By Dr. Katie E. Golden, MD

The holiday season is always full of traditions that are special to this time of year: festive gatherings, cherished recipes, gift-giving. And don’t forget that yearly spike in . . . heart attacks. For years, experts have noticed that there seems to be an increase in people having life-threatening cardiac events over the Christmas and New Year’s. And a more recent retrospective study from Sweden looked at 16 years of data to find that there was indeed a spike on Christmas Eve and Christmas in particular.  Most of us deal with enough stress during the holidays, without worrying about an increased risk of a heart attack. So we will go through some reasons for the Christmas-related coronary, when it’s time to see the doctor, and some tips for how to stay happy and healthy this season.


Why do heart attacks increase around the holidays?


Even though we know that more people have heart attacks at the end of December, experts are still trying to understand why this phenomenon occurs. But some of the proposed explanations include:

  • Stress: There is strong evidence to suggest that spikes in negative emotions and psychosocial stress increase the risk of a heart attack. 
  • Alcohol: Many people tend to drink more than normal over the holidays. And this has not only been associated with increased coronary events, but also heart arrhythmia and the notorious ‘holiday heart syndrome’.
  • Food: Most of us are not paying too close attention to our diet amidst holiday parties and festive meals. And many of these foods contain an (un)healthy dose of salt, sugar, and saturated fats. (Although I will forever maintain that calories don’t count on Christmas day.)
  • Medication non-compliance: Holiday social calendars, travel, and long to-do lists can be pretty disruptive to our normal routines. And this includes remembering to take daily medications. 
  • Less sleep and exercise: Daily meds aren’t the only routines that can take a hit. I am sure I am not the only one who has gotten less sleep, or cancelled my morning workout, in exchange for celebrating the season with friends. ‘I’ll be better about it in the new year’, am I right?     
  • Cold weather: There is some interesting research that shows a correlation between cold temperatures and heart attacks. But we also see the holiday heart attack spike in cities like Los Angeles, so we know this can’t be the full explanation.
  • Respiratory infections: Infections that impact the lungs and cause breathing problems can put more strain on the heart, too. And research has shown a correlation between illnesses like the flu and heart attacks. 


Or maybe people are just desperate to get away from annoying relatives and in-laws. Note: there is no actual evidence to support that theory. 


How do I know if I am having a heart attack?


No matter why it happens, it is important to know some of the warning signs of a heart attack. That way you can help keep yourself and loved ones safe. And know when it’s time to press pause on the celebration and head to the ER.


A heart attack can feel different for everyone. And not everyone has chest pain as their main symptom. Women and people with diabetes, in particular, are more likely to experience atypical symptoms. Some of the symptoms of a heart attack include:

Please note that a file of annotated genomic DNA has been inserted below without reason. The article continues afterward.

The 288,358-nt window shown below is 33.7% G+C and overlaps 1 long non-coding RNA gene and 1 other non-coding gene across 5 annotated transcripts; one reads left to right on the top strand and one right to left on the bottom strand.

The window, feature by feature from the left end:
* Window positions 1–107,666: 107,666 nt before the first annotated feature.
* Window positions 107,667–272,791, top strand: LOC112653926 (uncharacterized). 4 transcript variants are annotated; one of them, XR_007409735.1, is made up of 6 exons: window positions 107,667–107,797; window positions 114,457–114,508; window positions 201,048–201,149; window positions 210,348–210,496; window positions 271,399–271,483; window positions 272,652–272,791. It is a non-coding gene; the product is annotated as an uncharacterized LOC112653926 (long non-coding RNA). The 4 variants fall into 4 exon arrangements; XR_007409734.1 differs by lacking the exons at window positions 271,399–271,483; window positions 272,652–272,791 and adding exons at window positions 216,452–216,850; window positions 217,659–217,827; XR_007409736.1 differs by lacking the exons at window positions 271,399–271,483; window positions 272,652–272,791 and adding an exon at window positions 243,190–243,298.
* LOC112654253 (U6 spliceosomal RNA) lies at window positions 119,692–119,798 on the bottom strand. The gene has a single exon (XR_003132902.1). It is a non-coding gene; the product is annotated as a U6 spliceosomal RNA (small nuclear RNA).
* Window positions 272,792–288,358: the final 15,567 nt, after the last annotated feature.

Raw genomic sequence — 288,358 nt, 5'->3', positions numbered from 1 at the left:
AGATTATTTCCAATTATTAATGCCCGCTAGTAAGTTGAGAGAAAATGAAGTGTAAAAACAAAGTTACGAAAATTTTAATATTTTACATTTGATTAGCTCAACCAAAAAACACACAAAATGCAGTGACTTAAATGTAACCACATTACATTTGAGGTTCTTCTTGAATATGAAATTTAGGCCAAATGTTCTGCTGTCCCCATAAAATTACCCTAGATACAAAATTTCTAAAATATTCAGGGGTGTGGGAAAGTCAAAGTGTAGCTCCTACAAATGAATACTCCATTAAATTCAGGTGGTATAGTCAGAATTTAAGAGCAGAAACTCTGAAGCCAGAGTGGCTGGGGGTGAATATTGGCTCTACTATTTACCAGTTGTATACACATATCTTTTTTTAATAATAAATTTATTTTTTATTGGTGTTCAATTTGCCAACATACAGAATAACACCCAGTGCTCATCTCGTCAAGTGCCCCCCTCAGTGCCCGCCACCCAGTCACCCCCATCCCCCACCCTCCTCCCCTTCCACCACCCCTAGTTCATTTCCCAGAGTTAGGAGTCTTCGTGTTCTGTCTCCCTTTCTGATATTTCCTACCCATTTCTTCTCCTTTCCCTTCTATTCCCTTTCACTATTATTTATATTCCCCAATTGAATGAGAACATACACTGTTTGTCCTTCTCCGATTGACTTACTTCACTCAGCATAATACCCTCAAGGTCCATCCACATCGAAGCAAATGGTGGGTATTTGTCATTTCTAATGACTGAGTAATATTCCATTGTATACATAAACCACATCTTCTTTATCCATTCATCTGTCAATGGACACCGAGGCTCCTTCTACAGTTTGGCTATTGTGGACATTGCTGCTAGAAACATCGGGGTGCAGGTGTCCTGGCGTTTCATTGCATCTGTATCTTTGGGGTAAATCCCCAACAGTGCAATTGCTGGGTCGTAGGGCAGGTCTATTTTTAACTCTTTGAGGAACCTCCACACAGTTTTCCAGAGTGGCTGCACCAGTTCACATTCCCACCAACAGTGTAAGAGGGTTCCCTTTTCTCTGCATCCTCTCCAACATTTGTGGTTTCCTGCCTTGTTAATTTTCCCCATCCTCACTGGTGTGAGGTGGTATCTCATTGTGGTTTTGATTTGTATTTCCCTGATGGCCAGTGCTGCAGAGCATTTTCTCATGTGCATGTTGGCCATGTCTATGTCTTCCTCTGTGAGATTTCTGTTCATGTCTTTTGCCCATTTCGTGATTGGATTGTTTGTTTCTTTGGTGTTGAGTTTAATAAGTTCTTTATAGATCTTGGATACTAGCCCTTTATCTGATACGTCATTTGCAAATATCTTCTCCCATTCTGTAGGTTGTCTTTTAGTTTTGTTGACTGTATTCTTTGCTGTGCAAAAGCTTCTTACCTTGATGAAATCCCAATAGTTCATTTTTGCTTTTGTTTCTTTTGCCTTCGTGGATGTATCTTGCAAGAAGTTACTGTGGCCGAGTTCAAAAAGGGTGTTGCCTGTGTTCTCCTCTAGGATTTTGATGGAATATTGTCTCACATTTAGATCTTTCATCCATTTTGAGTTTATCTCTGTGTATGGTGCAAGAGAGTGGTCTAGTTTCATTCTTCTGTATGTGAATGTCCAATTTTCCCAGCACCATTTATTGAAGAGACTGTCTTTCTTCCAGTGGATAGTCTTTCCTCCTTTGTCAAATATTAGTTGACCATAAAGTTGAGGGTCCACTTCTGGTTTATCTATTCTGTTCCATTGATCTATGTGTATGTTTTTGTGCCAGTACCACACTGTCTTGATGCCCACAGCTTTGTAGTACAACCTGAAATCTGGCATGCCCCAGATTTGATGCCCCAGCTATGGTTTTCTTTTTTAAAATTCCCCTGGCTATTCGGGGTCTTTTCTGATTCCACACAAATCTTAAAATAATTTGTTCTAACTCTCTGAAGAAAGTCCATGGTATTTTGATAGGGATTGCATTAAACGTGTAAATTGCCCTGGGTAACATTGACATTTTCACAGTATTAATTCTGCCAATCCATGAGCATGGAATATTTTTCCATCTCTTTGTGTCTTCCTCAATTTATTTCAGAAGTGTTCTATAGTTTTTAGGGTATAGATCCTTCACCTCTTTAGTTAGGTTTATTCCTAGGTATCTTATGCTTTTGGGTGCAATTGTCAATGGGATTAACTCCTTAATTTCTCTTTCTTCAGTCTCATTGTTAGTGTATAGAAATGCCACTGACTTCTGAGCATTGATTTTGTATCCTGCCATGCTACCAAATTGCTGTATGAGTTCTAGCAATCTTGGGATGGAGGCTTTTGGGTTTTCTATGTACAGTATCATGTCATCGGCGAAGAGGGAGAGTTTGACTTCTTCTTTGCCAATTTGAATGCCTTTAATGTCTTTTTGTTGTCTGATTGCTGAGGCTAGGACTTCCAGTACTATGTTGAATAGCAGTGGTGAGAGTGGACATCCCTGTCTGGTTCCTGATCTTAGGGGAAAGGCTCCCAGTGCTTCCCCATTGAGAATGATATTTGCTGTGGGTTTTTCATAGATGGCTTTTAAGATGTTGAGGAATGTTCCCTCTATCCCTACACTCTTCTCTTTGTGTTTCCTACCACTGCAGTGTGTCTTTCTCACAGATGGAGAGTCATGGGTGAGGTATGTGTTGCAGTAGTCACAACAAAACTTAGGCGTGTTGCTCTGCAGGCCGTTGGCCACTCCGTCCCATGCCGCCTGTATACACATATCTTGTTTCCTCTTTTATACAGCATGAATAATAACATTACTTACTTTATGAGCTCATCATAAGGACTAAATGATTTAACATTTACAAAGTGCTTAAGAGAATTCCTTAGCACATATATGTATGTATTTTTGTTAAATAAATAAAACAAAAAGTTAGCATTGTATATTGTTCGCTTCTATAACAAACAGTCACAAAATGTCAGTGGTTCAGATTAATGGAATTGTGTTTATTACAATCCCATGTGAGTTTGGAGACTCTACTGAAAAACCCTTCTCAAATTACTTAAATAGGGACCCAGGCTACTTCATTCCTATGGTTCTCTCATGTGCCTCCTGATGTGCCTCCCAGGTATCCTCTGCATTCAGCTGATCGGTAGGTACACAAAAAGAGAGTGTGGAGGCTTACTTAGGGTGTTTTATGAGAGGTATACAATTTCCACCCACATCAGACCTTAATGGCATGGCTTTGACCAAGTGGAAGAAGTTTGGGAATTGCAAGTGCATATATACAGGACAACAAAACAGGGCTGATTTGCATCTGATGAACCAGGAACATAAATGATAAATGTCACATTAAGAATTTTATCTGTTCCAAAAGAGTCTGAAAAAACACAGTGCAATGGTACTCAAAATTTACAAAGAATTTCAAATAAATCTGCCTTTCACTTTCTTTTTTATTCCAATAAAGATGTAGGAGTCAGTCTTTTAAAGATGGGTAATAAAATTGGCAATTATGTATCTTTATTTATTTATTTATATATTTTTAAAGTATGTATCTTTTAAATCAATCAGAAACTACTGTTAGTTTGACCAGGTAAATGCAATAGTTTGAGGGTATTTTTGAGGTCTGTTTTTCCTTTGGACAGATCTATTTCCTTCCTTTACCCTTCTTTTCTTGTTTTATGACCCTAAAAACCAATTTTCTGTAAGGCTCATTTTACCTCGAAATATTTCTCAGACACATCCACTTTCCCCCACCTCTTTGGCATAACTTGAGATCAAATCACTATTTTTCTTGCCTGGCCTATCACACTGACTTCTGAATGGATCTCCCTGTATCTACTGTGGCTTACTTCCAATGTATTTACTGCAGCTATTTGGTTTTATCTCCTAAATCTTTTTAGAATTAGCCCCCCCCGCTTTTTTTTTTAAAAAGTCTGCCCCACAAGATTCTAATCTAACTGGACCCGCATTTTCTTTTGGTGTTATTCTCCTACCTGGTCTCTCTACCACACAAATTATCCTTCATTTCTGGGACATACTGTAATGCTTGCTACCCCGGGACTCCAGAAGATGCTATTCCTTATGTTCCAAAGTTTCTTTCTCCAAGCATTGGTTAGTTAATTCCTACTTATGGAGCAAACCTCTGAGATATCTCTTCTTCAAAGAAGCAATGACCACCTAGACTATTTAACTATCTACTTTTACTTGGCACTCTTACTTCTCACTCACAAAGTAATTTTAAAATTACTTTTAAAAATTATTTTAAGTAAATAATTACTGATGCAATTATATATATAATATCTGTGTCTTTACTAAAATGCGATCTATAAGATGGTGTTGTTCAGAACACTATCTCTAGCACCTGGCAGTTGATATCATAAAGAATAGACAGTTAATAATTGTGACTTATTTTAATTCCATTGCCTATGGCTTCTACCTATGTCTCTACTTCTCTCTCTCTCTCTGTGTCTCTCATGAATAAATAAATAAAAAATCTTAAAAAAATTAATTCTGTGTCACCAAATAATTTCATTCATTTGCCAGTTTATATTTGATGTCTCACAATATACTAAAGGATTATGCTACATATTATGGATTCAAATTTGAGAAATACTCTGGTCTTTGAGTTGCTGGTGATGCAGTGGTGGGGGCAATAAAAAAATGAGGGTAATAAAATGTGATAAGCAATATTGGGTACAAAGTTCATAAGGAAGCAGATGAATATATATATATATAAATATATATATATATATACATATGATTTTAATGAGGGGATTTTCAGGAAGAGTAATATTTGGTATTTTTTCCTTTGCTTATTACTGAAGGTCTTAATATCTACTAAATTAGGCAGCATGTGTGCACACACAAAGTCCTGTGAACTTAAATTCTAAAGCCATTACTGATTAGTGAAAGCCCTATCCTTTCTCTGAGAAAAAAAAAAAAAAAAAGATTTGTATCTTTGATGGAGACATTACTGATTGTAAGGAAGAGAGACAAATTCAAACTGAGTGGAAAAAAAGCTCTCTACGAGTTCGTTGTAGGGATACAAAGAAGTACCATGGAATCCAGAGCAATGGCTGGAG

• Chest discomfort, of all varieties. Sharp, stabbing, dull, squeezing, tightness, pressure-like, cramp-like, heaviness. Left, right, front, back. 
  • Left arm, shoulder, or neck pain. Pain coming from the heart can often be referred to these areas. 
  • Nausea and/or vomiting. This can be present alongside pain, or in the complete absence of pain. 
  • Shortness of breath or trouble breathing. 
  • Feeling excessively weak or light-headed


And any of these symptoms are even more concerning when accompanied by uncontrollable sweating. Or a dusky appearance in the skin.


Don’t talk yourself out of a medical evaluation because you think you think your symptoms are not typical of a heart attack. In the ER, we can run some quick and simple tests to make sure you are okay.


Tips for staying healthy this holiday season


Okay, time for something we all need this time of year: a deep exhale. And a reminder that we can all step back from the hustle and bustle, and make small changes to keep ourselves healthy this holiday season. So here may be some helpful tips to help you through:

  • It’s okay to say no to parties, gatherings, and events when you’d rather prioritize your own self-care (aka staying home on the couch watching ‘Elf’, going to bed early, and waking up hangover free on Saturday morning). Avoiding large gatherings may also help with decreasing your risk of certain respiratory infections as well (wink wink). 
  • Take time for yourself. The holidays might feel like they are about communing and giving to others, but it’s equally as important to prioritize yourself. And finding the time to step away. So take a nap, go to bed early, take a walk, make time for your favorite physical activity, or just take a peaceful moment in your bathroom while your mother-in-law critiques your crooked Christmas tree downstairs. 
  • It’s also to walk away from stressful or heated moments among family. A great time to take that walk and get some light exercise. Killing two birds with one stone. Boom.
  • Try trading in a glass of wine for a glass of water. Or a chocolate truffle for a brussel sprout. Small changes are big changes.
  • You deserve a vacation, but your medications don’t need one too. So take them every day, and let them do the work while you sit back and relax.


From all of us here at MEMA, we wish you and your loved ones a happy and healthy holiday season. And for your sake, we hope you don’t have to come see us in the ER. But if you need us, we are here for you 24/7. Just like Santa. Please bring cookies. (I kid, don’t worry about the cookies. Just get here.)